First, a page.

“As the end of the century approaches, all our culture is like flies at the beginning of winter. Having lost their agility, dreamy and demented, they turn slowly about the window in the first icy mists of morning…[then] they fall down the curtains.” -Charles Baudelaire
No matter how ageless something or someone appears, time will eventually invoke its toll…
The weight of our years has a tendency to hang upon our shoulders with the gravitational pull of the Mariner’s albatross. We can stall it off for a time, but even the grandest of our efforts can stave it off forever. It is just the nature of things.
The boundless energy of our younger years slowly depletes, regressing into small portions that we allot out more and more frugally. The energetic bounces and springs of childhood fade slowly into creaks and groans of adulthood. Not much we can do to fend it off. It is just the nature of things.
The grace and agility of our younger years has become grounded in the conscious realization that the memories of what was, stand in stark comparison to what is. What was once so effortless now necessitates great mental and physical fortitude. Our pace, grace, and agility has slowly waned over time. It is just the nature of things.
And while time takes its certain toll on us physically, we have to be deftly aware of how easily we can allow time to reap its own toll on leadership and our organizations.
Unlike our aging bodies, we control how our organizations will age. It is not the nature of things. It is what we allow. We affect the nature of things. We determine if we will allow our organizations to grow soft, complacent.
Our very leadership determines the aging process of our organizations. It is often found and forged in the leader’s mindset.
When a leader’s mental agility goes the way of their physically aging agility, often, so goes the organization. The bones of the organization become brittle. Creaking and popping with movement. Agility gives way to comfort. Movement and change become difficult and arduous prospects to entertain. Eventually, bogged down in the baggage that time has heaped upon its structure.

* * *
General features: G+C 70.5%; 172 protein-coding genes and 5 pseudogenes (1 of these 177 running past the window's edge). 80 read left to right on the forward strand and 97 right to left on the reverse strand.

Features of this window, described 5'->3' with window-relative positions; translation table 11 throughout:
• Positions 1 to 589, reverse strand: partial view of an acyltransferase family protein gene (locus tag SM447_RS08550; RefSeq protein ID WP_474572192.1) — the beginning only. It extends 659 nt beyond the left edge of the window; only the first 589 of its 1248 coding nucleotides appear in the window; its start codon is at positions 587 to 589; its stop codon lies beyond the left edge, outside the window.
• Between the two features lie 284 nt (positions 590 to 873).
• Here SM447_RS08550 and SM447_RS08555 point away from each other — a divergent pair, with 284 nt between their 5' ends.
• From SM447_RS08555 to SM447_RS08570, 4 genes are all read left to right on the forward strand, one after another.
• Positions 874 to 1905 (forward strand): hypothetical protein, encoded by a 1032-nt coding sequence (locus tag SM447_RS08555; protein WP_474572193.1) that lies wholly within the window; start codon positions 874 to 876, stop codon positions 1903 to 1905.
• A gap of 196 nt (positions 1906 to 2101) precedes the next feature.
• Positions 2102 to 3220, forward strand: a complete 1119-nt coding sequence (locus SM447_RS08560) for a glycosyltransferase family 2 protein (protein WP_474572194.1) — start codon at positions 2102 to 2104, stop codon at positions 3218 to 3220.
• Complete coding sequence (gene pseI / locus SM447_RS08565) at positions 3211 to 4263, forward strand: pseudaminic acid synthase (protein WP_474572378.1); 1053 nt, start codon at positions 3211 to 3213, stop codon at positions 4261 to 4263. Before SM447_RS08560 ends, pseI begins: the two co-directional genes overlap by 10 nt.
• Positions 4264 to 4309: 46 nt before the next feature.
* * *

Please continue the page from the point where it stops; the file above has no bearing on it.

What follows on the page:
And unlike our bodies, our organization’s can ill-afford to lose the agility that alludes us in our later years. Today’s organization’s have to determine how to remain agile, nimble, fluid, in thought and action. They have to remain both mentally and physically agile to keep pace with the rapid rate of change in our world. We can’t afford to have…
Organization’s that are unable to cut free from the baggage collected over time.
Organization’s that fail to remain both physically and mentally agile.
Otherwise, they will go the way of the Titanic, becoming…
Large and unwieldy. Slow and stubborn. Unable to turn in time. Unable to avoid or acknowledge the iceberg they are bearing down on. Unable to maneuver the behemoth they have created.
I appreciate the points, both thought provoking and poetic, that you have raised. In Ontario we are currently in the midst of a challenging labour stand off between our provincial government and our major teacher unions- a stand off that is creating all kinds of stress and strain. One thing that has surprised me is how our districts have responded- some have employed traditional, power-based strategies, some have used these times as a chance to build their presence in social media. Some, like our district, have continued to stress the importance of the relationships during this time and how we as principals are critical in sustaining these relationships; with staff, students and our community.
The need for me to be ‘agile’ has never been more important:)
Your writing hits the spot for me….it speaks to both my heart and my mind. It is beautiful and flowing, like a meandering stream, it takes you somewhere out of my comfort zone both gently and smoothly.
I love this metaphor, it is both apt and astute.